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How much is a good price?


DeWet
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Good day Guys

I`m in the process of building a house and will be completely of the grid. I`m looking at 8000w system and will ad on as required in the future. Can anyone please give me an estimated price range for such a system. Should be a high quality and reliable system with low or zero maintenance on the batteries as I`m working out of country and the misses will be left with the issues while I`m gone :(

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It really depends on the kind of products you put in, and how much power you're looking to make in a day. If you go with a flagship Victron 10kva Quatro, you're talking 75k just for the inverter. Assuming you need make 15kwh a day, you'll need around 3kwp of solar power, which is going to set you back another 25k or so. Then you probably want a good MPPT charge controller, where both the 100A Microcare and the Victron 70/150 is going to set you back another 10k. So it's 110k just for the three main components.

 

Now add batteries. Around 60k will buy you a 48V bank of 500Ah-600Ah deep cycle 2v cells. So we're up to around 170k.

 

Now you need mounting hardware, cabling, odds and ends (fuses, breakers), and man-hours to install it, so let's just say it's going to be an even 200k for that system.

 

You can go with a cheaper inverter too. The guys around here love the Axpert, and I believe you can put two of those units in parallel for the same capacity, and you'll pay less than half of what the Quatro costs (around 20k), which still leaves you with a good 150k outlay. Which is why I say... it really depends on the products :-)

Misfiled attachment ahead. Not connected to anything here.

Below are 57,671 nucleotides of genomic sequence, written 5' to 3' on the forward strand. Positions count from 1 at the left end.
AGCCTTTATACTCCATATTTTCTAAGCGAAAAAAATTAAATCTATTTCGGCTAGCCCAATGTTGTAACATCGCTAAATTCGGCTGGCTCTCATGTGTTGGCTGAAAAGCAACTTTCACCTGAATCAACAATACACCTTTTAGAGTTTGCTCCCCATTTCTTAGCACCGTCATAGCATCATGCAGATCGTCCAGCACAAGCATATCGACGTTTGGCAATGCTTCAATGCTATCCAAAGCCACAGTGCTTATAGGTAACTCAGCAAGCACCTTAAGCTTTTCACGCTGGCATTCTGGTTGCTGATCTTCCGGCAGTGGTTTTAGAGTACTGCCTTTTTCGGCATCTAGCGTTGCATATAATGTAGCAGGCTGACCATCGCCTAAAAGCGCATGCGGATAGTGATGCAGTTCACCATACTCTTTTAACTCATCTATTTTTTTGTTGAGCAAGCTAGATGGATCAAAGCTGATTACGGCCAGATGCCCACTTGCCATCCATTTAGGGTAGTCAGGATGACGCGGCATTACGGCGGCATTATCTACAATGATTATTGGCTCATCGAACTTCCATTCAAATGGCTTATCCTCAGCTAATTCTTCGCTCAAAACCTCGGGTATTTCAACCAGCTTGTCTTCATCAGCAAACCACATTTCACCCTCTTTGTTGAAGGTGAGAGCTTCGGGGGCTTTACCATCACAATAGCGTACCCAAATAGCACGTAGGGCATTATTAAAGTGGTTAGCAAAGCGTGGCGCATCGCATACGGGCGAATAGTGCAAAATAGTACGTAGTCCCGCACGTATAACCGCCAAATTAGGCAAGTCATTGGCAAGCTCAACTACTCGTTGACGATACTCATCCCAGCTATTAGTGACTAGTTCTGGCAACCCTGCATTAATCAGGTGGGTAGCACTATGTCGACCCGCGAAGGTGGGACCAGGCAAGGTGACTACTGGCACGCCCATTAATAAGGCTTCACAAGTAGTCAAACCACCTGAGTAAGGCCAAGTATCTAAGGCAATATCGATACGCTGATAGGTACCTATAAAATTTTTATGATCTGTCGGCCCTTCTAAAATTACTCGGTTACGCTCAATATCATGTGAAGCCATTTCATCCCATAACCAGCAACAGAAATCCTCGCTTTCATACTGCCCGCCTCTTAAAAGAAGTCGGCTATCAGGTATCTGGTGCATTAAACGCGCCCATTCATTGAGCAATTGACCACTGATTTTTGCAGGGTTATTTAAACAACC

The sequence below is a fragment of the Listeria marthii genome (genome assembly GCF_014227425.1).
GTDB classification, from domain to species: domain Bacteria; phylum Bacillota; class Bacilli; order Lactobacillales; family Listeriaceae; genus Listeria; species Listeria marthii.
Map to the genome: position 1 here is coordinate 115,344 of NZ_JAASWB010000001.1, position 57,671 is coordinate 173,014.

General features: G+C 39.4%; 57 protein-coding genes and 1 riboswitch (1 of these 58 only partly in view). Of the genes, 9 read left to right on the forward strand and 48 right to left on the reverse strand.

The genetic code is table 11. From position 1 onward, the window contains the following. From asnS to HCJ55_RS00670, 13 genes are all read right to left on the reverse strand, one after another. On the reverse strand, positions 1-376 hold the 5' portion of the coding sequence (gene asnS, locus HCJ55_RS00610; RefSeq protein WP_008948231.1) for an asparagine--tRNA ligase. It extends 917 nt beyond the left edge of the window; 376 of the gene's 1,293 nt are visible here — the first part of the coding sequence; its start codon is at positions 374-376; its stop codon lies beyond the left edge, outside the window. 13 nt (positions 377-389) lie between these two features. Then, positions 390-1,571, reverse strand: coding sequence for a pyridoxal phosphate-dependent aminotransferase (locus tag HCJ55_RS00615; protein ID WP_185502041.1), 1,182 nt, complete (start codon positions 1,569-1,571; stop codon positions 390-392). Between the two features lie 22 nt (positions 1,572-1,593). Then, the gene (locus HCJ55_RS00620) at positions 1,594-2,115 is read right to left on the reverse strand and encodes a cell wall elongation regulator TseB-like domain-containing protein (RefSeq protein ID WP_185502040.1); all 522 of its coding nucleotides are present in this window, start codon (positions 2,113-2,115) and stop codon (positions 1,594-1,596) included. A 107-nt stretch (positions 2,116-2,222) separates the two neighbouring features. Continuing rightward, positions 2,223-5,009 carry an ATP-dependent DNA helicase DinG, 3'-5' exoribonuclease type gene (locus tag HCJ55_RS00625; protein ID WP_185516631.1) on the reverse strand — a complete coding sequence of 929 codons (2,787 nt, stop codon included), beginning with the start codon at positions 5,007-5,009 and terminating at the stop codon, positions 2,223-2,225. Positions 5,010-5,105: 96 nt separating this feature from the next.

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HI DeWet

 

Welcome to the forum.

 

I am not going to get involved in price but rather ideas, since you are going to be away a lot of the time.

 

  • Since you are starting with a new home LEDs,  A++ fridge and A++ freezer are a must. Every appliance you buy, have a look at it rating. Perhaps take an Efergy plug with you to the store and look at the draw on TV etc. More often than not other appliances are not plugged in, but look at their manuals on the internet. (All our appliance manuals are saved in one folder in Google drive).
  • Since you are going to be off grid I would have two inverters in parallel (Victron 5kW) would be a good choice. Thus if a inverter fails your missus will not be without power.
  • A battery bank to give you 2 days autonomy (3 days if you live in KZN or the Cape peninsula and environs).The batteries should probably be sealed. They might not last as long as vented batteries but will not need routine maintenance. If you are in the country every 5-6 weeks you may get away with vented batteries.
  • A standby generator that automatically kicks in should your batteries voltage drop too low. Honda make standby petrol generators that produce a reasonably clean output that would be compatible with most inverters.
  • Panels are relatively cheap you can over spec on them and then organise to run most of your heavy loads during the day when the sun is shining. 

Just some ideas to ruminate over

 

Chris

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Indeed, I was just thinking that TTT should be here shortly to tell you that you ought to ask what you NEED, not what you WANT :-) So downsizing your consumption side first as Chris says is the way to go, and a large part of that is to immediately take hot water out of the equation, as Regie says. Move the cooking to gas (which is NOT cheaper than electricity per unit of energy at municipal rates, but so much more convenient and makes so much sense within the larger picture), and suddenly you need a much smaller system.

 

I can run all the important stuff in my house with a system that cost < 50k (that makes less than 5kwh a day)... because the important stuff are all energy efficient :-) Of course that is not what I actually do... we love our entertainment and tumble dryer way too much for that :-)

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Hi DW

We live on a farm in the Karoo.

The buildings at our place were planned from the outset not to support Eskom.

We have 15 250W panels, a 100A MicroCare charge controller, a 5kW M/C inverter and 12 Narada REX-C200 batteries.

All the lights in the buildings are LED's. The fridge/freezer A++, the gas stove has an efficient electric oven. It seems that the European stoves use less power for the oven than the local ones.